- Establishment of longer term alliances with complementary CIHR institutes need to be further encouraged e.g. obesity, inflammation, aging, and gender research would seem ideal for partnering with ICR activities.
- Transition from one Scientific Director to the next is a delicate process where the organizational, administrative support system can easily become disrupted. This need to be looked into. A possible 4 plus 4 year term may be appropriate.
- The directional focus of the Scientific Director is strongly endorsed. This includes:
- building the cancer research community in partnership with others and giving it a home with ICR providing the national leadership.
- leading in interdisciplinary and team training for the next generation of cancer researchers.
- catalyzing the discussions around personalized medicine.
- bringing the Canadian cancer research community to become a more effective player in the international arena.
Section 1 – Institute mandate
Created in 2000 as one of the 13 institutes of the Canadian Institutes of Health Research (CIHR), the Institute of Cancer Research (ICR) has a mandate to support research that reduces the burden of cancer on individuals and families through prevention strategies, screening, diagnosis, effective treatments, psychosocial support systems and palliation. The ICR mandate transcends disciplines and encompasses all four health research themes: biomedical; clinical; health systems and services; and social, cultural and environmental factors that affect the health of populations. ICR's mission is to foster research based on internationally accepted standards of excellence that bear on preventing and treating cancer, and improving the health and quality of life of cancer patients and survivors.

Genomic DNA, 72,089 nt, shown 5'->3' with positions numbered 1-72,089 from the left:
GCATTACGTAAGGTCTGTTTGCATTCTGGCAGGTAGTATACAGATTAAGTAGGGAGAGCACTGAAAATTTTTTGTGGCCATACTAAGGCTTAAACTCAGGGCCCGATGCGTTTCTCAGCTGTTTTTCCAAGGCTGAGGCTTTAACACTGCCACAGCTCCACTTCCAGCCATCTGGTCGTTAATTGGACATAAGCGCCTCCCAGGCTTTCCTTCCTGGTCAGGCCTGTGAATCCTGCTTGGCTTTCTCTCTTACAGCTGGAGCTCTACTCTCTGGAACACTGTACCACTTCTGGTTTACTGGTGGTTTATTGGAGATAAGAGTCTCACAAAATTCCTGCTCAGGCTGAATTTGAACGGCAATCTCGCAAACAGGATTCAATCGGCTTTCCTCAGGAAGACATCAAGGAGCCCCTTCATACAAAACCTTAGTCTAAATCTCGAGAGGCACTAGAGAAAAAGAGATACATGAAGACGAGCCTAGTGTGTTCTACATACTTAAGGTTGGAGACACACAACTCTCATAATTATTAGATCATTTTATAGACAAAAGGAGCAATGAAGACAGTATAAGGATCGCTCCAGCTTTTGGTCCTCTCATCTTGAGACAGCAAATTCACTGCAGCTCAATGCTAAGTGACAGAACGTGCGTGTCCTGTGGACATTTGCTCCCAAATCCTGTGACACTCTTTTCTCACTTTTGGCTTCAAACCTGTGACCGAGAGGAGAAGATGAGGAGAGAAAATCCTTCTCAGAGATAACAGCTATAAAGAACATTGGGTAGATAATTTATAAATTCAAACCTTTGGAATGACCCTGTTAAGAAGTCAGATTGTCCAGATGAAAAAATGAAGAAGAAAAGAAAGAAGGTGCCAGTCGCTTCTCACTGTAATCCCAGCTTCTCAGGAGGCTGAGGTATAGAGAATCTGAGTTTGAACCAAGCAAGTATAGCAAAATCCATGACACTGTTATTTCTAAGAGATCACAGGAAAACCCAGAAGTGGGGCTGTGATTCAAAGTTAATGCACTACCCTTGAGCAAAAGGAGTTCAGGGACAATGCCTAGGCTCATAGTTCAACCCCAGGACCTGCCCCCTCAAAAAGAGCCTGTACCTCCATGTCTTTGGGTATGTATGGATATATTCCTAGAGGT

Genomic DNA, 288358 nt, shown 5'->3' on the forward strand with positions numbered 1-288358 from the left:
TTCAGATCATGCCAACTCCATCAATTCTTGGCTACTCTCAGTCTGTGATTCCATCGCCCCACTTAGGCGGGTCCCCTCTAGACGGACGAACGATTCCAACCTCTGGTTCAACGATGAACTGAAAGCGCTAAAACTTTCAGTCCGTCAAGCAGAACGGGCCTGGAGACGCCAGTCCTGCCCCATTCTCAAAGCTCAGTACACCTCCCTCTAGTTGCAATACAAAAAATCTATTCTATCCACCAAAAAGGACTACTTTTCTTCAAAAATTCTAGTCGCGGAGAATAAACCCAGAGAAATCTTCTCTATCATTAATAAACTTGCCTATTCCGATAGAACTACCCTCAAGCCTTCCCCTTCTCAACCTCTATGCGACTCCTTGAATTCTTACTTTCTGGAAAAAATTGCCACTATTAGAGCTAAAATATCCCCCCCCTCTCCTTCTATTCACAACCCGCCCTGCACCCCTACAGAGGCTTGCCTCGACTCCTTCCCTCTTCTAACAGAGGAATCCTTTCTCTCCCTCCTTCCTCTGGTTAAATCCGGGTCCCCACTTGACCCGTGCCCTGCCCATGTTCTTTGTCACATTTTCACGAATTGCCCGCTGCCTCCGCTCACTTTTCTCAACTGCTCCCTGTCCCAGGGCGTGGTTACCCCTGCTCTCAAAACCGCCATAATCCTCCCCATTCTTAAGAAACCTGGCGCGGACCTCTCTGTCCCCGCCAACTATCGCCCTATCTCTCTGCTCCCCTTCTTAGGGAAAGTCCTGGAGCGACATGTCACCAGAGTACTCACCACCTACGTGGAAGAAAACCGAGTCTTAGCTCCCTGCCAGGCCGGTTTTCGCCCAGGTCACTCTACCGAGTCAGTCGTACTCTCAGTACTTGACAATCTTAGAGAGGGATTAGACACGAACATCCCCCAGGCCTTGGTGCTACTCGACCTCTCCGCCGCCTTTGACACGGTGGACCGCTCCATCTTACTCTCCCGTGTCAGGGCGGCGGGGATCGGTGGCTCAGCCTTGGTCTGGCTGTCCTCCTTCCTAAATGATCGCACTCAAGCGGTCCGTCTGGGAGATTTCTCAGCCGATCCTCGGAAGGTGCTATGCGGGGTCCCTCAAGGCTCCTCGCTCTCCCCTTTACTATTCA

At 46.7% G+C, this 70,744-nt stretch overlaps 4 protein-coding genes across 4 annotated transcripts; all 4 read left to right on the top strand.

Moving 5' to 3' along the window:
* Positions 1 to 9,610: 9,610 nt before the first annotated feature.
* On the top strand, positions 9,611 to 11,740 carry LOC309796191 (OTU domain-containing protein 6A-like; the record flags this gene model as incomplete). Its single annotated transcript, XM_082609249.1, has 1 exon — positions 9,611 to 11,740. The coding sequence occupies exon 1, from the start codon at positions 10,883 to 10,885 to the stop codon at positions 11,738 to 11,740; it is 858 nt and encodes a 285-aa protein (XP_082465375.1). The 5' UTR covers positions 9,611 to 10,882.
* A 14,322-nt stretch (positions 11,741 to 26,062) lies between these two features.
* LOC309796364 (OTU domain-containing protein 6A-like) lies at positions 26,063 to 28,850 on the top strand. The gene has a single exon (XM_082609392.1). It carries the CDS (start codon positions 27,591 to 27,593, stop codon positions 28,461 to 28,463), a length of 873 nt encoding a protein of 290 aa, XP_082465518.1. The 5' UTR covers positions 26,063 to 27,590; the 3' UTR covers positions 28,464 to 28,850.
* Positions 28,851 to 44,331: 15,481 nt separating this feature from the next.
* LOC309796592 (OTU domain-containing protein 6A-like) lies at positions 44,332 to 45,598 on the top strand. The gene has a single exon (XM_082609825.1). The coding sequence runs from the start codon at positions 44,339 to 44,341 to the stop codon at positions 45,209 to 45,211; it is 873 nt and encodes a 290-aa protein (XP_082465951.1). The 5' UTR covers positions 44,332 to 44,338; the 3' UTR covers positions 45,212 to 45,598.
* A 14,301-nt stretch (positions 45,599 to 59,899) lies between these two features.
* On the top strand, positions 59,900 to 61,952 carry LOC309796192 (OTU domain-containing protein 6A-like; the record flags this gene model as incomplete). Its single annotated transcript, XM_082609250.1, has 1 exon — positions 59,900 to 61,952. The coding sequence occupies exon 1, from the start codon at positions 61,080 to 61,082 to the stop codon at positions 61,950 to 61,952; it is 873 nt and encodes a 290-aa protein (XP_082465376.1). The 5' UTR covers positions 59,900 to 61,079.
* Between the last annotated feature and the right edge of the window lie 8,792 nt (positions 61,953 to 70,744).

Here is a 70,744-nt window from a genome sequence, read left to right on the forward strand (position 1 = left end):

CIHR Institute of Cancer Research – Internal Assessment for 2011 International Review, pg 1
Section 2 - Status of this area of research in Canada
- Canada has maintained world class cancer research across a wide spectrum of activities. For example, in stem cell (normal and cancer biology), cancer imaging, PEOLC, CTRnet and in clinical trials research.
- Since the last CIHR international review, the cancer research funding environment and community in Canada have experienced significant and dramatic changes. New organizations have been formed with new money and some established organizations have closed down.
- Notably, the NCIC which had been in existence for more than 60 years and a major funder of cancer research ceased to exist as an independent funding organization in December 2008. The major funding partners of NCIC were the Canadian Cancer Society (CCS) and the Terry Fox Foundation (TFF).